I’m a supremely disorganized person (I’d post a picture of my desk, but I can’t find my phone right now), so I recently took to Facebook to attempt to crowdsource some life hacks from my friends. I was looking for stuff like “here’s how I avoid letting mail stack up on the counter” or “here’s how I get the last bit of ketchup out of the bottle.” Instead I got a lot of vague “I try to remember the important things in life and keep my priorities straight.”
Thanks, asshole. I’ll do more of that while mail accumulates on my counter and three almost-empty ketchup bottles sit in my fridge.
So naturally, someone came up with an app for life hacks. Behold: Trusper, a DIY/lifestyle tips app created by serial entrepreneur Jack Jia. The startup announced Thursday that it has raised $6.17 million in a Series A round led by DCM.
Trusper (a hybridization of “trusted helper”) has seen some pretty strong traction since launching in June 2013. Despite being in beta, word of mouth has grown the Trusper community to five million users who are sharing and viewing 10 million tips per day—all while still in stealth.
And damn it, these are the kinds of tips I was trying to get from my ill-fated Facebook search. Things like: “make candles last longer by putting them in the freezer before you light them to make the wax melt more slowly.” And “make perfume last longer by putting Vaseline on your skin first so that the perfume slowly absorbs into your skin as the Vaseline does.” I may just start wearing perfume just so I can try this one.
“If you observe cocktail parties among friends and family, 80% of the conversations are around tip sharing – I planted this flower recently, cooked this meal for my family, my kids attended this school, my family travelled to this resort… We are just extending that conversation to your phone asynchronously,” said founder and CEO Jack Jia.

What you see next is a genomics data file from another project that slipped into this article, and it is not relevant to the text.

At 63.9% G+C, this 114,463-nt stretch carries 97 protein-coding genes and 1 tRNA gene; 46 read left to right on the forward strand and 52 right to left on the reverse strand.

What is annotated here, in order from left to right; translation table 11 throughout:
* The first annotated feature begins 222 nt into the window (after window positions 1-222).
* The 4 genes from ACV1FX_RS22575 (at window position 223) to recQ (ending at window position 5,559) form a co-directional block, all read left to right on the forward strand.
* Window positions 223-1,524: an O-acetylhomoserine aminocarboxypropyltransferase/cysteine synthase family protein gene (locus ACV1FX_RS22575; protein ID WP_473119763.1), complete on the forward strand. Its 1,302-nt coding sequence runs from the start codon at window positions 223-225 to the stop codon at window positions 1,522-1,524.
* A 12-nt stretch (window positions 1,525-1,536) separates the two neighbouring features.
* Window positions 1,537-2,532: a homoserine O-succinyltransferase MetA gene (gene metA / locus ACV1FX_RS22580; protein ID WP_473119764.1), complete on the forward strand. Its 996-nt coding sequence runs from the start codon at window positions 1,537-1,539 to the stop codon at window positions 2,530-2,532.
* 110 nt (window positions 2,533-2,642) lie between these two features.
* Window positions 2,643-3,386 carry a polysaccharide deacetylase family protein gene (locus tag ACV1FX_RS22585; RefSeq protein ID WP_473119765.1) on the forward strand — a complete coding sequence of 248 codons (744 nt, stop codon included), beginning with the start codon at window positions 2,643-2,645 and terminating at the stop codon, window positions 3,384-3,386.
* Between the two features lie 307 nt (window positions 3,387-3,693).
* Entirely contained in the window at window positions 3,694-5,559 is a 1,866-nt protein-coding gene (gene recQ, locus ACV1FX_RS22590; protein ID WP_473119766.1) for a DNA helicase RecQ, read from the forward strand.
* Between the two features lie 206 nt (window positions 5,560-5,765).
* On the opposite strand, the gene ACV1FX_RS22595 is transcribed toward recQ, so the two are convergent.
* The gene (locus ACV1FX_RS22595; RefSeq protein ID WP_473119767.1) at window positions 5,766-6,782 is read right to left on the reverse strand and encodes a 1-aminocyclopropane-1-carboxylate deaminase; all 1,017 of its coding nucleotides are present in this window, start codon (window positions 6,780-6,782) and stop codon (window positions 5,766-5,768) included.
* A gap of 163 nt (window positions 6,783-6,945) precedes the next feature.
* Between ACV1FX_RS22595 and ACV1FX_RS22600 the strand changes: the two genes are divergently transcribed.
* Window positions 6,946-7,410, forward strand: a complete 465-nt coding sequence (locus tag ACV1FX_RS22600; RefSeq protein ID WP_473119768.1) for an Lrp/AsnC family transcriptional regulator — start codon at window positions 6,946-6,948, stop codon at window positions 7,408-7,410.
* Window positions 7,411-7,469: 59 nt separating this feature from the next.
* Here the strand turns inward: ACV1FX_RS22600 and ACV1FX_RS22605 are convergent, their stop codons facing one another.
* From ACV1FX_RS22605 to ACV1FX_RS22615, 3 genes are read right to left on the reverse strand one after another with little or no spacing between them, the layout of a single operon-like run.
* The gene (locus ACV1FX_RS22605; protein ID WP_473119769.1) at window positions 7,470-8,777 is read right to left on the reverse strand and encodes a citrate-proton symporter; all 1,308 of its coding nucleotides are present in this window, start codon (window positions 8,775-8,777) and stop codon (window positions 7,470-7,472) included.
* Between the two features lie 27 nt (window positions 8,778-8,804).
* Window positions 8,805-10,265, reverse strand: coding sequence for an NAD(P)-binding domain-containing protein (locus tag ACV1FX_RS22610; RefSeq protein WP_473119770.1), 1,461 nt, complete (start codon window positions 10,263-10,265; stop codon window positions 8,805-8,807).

Trusper is a big departure from Jia’s past projects. Most recently, Jia was the founder and CEO of Baynote, a software company that observes users’ search behavior to offer businesses and websites more accurate recommendation and search technology. Jia is still the Chairman of Baynote. Prior to that, he was the SVP and founding CTO of Autonomy (formerly Interwoven), a content management software company.
So how did Jia make the jump from software to a consumer-facing mobile app?
“Trusper is really my professional career meeting my personal passion,” he told me. “My two prior companies Interwoven and Baynote were about empowering business users to publish content to the web without knowing HTML and helping consumers find content by using the user behaviors and the wisdom of silent crowds. My personal passion is DIY home & garden (my favorite TV channel is HGTV).”
Jia said he’s “hardwired to build and fix things around the home” and has been sharing his DIY tips with friends and family for years.
The app’s users are predominantly women between the ages of 18 and 45, which Jia said was the plan from the beginning. In order for the app to be effective, it needs a large enough community so that large numbers of people are sharing and viewing tips. To build its community quickly, the app focused on women with categories in beauty and wellness. In the future, it plans to expand to other categories as well, such as home and garden, family, relationships, travel, and more.
The company plans to use the new Series A capital for product development and user and market expansion.